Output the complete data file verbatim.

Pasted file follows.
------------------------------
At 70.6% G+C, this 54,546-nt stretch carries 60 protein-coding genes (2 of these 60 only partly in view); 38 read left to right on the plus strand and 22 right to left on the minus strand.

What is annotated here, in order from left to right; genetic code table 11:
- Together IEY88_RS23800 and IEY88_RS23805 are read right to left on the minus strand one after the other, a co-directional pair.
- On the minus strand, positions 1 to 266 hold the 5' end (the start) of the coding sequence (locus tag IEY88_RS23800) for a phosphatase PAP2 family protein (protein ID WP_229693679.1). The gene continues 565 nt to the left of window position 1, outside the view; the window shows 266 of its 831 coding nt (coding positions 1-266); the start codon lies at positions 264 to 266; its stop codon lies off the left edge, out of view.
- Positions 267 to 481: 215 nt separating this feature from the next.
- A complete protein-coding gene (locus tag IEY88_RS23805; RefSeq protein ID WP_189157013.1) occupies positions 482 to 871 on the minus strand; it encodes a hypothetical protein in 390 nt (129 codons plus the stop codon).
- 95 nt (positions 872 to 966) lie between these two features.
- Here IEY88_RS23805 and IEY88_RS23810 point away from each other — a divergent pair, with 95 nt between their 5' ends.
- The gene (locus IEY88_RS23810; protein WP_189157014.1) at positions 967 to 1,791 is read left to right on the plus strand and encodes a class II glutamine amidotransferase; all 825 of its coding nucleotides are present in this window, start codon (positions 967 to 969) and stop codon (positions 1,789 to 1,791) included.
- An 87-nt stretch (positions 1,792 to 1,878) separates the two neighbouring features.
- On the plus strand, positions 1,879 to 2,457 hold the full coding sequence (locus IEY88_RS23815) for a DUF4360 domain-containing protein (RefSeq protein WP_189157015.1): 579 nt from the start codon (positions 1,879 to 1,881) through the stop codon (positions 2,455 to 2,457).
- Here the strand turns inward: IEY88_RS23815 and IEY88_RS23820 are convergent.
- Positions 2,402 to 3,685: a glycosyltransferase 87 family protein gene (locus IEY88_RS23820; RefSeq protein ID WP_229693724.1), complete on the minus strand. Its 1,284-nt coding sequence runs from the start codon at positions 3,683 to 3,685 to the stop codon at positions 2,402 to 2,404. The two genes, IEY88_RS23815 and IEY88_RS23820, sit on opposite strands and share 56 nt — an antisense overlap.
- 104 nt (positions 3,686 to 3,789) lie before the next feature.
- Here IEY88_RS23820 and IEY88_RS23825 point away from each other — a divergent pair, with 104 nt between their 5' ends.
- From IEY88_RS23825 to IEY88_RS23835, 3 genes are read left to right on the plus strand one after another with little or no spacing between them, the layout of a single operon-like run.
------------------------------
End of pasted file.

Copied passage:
At 70.6% G+C, this 54,546-nt stretch carries 60 protein-coding genes (2 of these 60 only partly in view); 38 read left to right on the plus strand and 22 right to left on the minus strand.

What is annotated here, in order from left to right; genetic code table 11:
- Together IEY88_RS23800 and IEY88_RS23805 are read right to left on the minus strand one after the other, a co-directional pair.
- On the minus strand, positions 1 to 266 hold the 5' end (the start) of the coding sequence (locus tag IEY88_RS23800) for a phosphatase PAP2 family protein (protein ID WP_229693679.1). The gene continues 565 nt to the left of window position 1, outside the view; the window shows 266 of its 831 coding nt (coding positions 1-266); the start codon lies at positions 264 to 266; its stop codon lies off the left edge, out of view.
- Positions 267 to 481: 215 nt separating this feature from the next.
- A complete protein-coding gene (locus tag IEY88_RS23805; RefSeq protein ID WP_189157013.1) occupies positions 482 to 871 on the minus strand; it encodes a hypothetical protein in 390 nt (129 codons plus the stop codon).
- 95 nt (positions 872 to 966) lie between these two features.
- Here IEY88_RS23805 and IEY88_RS23810 point away from each other — a divergent pair, with 95 nt between their 5' ends.
- The gene (locus IEY88_RS23810; protein WP_189157014.1) at positions 967 to 1,791 is read left to right on the plus strand and encodes a class II glutamine amidotransferase; all 825 of its coding nucleotides are present in this window, start codon (positions 967 to 969) and stop codon (positions 1,789 to 1,791) included.
- An 87-nt stretch (positions 1,792 to 1,878) separates the two neighbouring features.
- On the plus strand, positions 1,879 to 2,457 hold the full coding sequence (locus IEY88_RS23815) for a DUF4360 domain-containing protein (RefSeq protein WP_189157015.1): 579 nt from the start codon (positions 1,879 to 1,881) through the stop codon (positions 2,455 to 2,457).
- Here the strand turns inward: IEY88_RS23815 and IEY88_RS23820 are convergent.
- Positions 2,402 to 3,685: a glycosyltransferase 87 family protein gene (locus IEY88_RS23820; RefSeq protein ID WP_229693724.1), complete on the minus strand. Its 1,284-nt coding sequence runs from the start codon at positions 3,683 to 3,685 to the stop codon at positions 2,402 to 2,404. The two genes, IEY88_RS23815 and IEY88_RS23820, sit on opposite strands and share 56 nt — an antisense overlap.
- 104 nt (positions 3,686 to 3,789) lie before the next feature.
- Here IEY88_RS23820 and IEY88_RS23825 point away from each other — a divergent pair, with 104 nt between their 5' ends.
- From IEY88_RS23825 to IEY88_RS23835, 3 genes are read left to right on the plus strand one after another with little or no spacing between them, the layout of a single operon-like run.